Looking at Europe’s digital progress, 2015 started under great promise but didn’t end quite so well. So how can Europe do better? Here are 5 tests I’ll be applying in a year’s time.
Must do (quite a lot) better in 2016. Yes, it’s a cliché but that might well be the end-of-year report on Europe’s digital progress in 2015.
It started with great promise; President Juncker making snappy videos about his digital street cred, a Vice-President for the Digital Single Market and a Commissioner for Digital Economy and Society, and DSM strategy with welcome consultations.
But the year didn’t end quite so well, did it?
A compromise on data protection that didn’t deliver on its original promise of reduced costs for business, with a single consistent approach across Europe and a one-stop-shop; real uncertainty for many businesses thanks to the ruling on Safe Harbour, and endless examples of incumbent interests seeing off the disruptors who had the temerity to use digital to offer better, cheaper service to European city dwellers.
So how can Europe do better this year? Here are 5 tests I’ll be applying in a year’s time.
First, and it’s a big one, I’ll be asking whether we give as much weight to gaining the benefits of the new, and increasingly global, data economy and society – from health benefits to wealth benefits – as we do to the important task of keeping our data safe and secure. Have we grasped the opportunities of global data flows and resisted unproductive forced localization?
Second, make it more attractive, not less, to invest in Europe’s digital infrastructure. If the EU is to lead the way to 5G, crucial bands will have to be made available in a coordinated and timely way, putting an end to today’s national fragmentation.
My third test: make a real improvement in the quality and quantity of digital skills available both to tech suppliers and their customers in Europe’s industries and public services alike. At the end of the year I want to see that Europe’s citizens can easily and cheaply acquire the digital skills they need to be active in our digital Europe.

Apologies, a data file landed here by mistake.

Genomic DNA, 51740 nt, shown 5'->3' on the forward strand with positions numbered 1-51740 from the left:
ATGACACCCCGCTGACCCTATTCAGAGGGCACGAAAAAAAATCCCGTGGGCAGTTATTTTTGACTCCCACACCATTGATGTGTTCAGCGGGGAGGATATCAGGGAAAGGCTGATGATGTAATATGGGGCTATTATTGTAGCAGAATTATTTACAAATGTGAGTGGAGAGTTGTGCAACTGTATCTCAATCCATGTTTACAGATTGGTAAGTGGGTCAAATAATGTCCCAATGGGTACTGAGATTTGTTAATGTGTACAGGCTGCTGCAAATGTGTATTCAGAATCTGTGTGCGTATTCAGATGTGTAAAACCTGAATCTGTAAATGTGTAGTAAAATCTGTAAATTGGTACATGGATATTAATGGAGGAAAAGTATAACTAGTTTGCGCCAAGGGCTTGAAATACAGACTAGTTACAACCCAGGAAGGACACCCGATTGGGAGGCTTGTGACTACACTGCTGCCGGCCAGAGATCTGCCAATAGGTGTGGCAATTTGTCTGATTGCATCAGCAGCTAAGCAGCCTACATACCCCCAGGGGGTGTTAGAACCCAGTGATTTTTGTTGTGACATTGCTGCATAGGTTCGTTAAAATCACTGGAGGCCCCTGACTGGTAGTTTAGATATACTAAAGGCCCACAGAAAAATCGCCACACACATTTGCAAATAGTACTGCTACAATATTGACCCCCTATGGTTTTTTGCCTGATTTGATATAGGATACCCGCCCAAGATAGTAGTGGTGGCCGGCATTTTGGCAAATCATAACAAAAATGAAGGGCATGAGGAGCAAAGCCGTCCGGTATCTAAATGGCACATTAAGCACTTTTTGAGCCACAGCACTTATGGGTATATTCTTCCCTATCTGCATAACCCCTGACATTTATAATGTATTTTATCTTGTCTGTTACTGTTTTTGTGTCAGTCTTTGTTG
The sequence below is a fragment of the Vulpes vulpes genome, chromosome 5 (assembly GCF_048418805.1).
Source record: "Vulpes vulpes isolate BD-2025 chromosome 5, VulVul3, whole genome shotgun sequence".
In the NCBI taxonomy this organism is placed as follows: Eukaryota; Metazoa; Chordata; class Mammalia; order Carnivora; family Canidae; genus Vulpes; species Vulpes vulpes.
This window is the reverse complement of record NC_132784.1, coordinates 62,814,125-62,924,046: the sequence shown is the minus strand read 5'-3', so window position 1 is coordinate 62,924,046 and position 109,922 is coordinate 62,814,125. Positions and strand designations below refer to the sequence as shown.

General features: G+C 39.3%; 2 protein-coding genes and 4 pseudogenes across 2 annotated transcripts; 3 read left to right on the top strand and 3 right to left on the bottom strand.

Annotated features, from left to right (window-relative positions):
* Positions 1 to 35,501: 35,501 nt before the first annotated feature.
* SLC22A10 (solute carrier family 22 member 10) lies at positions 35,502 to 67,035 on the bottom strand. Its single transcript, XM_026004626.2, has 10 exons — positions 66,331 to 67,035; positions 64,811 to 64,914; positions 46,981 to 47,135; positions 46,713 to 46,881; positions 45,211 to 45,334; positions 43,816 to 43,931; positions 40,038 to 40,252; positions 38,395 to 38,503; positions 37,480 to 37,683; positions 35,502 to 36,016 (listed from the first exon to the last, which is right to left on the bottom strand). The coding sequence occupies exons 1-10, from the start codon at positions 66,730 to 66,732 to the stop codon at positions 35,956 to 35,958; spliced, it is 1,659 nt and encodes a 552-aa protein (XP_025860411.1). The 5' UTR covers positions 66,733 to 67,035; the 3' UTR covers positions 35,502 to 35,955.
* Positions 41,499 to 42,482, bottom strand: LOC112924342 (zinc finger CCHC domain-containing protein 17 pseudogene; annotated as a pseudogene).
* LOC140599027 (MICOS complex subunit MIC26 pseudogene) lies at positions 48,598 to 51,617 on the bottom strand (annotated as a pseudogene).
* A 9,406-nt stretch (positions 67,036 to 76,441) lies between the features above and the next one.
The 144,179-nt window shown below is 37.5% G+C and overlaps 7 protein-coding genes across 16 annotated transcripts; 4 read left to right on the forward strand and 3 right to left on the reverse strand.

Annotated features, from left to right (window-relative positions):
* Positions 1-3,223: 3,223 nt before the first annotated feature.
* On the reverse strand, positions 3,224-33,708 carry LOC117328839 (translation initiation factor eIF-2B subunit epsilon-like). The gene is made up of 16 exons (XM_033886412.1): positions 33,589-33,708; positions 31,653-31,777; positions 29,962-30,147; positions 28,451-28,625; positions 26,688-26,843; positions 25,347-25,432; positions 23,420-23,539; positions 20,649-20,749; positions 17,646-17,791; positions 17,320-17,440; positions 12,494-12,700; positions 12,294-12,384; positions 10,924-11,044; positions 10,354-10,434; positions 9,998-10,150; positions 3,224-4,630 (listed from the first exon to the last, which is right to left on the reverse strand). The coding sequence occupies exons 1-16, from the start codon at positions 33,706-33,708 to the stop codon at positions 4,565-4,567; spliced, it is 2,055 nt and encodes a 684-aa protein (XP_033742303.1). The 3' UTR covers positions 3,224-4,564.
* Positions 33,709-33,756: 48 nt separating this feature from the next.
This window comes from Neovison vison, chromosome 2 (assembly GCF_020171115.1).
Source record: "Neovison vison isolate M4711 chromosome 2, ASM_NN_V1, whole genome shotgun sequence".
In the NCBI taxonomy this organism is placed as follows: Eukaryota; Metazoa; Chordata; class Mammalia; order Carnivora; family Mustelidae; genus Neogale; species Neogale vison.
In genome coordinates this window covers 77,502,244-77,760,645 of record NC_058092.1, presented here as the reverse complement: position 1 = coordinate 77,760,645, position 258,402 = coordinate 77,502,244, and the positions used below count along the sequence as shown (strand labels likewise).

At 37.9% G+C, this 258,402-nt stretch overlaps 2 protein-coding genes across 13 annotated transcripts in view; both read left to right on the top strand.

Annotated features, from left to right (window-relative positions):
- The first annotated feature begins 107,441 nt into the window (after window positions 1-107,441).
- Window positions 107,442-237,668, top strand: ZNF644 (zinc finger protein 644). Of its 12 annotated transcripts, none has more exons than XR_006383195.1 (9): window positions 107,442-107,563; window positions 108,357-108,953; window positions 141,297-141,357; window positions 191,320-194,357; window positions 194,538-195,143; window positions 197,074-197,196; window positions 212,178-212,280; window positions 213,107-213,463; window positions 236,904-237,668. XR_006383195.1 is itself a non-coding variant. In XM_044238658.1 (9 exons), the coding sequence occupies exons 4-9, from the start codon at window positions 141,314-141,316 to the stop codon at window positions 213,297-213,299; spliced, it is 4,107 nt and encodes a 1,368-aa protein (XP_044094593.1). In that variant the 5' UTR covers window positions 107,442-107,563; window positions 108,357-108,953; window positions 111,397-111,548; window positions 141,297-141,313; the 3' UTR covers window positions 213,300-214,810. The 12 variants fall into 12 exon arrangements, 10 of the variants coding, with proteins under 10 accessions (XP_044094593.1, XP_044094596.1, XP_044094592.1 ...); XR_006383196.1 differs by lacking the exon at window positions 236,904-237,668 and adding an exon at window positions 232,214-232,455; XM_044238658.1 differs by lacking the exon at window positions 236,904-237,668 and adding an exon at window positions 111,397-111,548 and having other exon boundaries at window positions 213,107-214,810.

Next really do unlock the potential of e-commerce. Don’t just say you’ll do so while building new barriers and making consumer rules in the online world different from, and more complicated than the off-line world – recognise that for most Europeans this distinction is fast disappearing.
Fifth and finally, I want to see that many more of Europe’s business leaders and politicians have grasped and actively promoted the power of digital to modernise our industries and improve public services to drive the single market. Will we have shifted our thinking to exploit the power of modern platforms rather than worrying about them?
To borrow from Machiavelli, Europe has to tackle the powerful vested interests that profit from the status quo, while at the same time embracing the disruptors who dare to challenge them.
I look forward to seeing you again next year and I have every expectation of a better report.
photo credit: Tom Gill
Where does the real balance of power lie in the European Parliament elected in June last year? More specifically, who wields the most influence?
Superficially, of course, it is the Centre-Right European People’s Party as the largest grouping but it does lose 16% of its seats compared to the previous legislature.
The gap now between the second largest grouping, the Socialists and Democrats group, is only 30 seats compared to 81 in the last Parliament.